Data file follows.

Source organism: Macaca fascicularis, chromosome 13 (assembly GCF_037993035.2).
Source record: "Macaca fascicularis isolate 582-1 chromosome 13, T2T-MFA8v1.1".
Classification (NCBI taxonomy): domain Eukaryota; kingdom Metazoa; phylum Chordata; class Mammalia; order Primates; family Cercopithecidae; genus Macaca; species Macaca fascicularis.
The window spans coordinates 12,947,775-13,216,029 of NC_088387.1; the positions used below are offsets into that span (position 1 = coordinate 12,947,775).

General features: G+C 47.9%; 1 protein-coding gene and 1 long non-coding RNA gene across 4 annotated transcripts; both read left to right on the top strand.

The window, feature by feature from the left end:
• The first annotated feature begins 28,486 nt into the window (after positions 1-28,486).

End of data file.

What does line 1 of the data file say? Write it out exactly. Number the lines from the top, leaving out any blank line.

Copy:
Source organism: Macaca fascicularis, chromosome 13 (assembly GCF_037993035.2).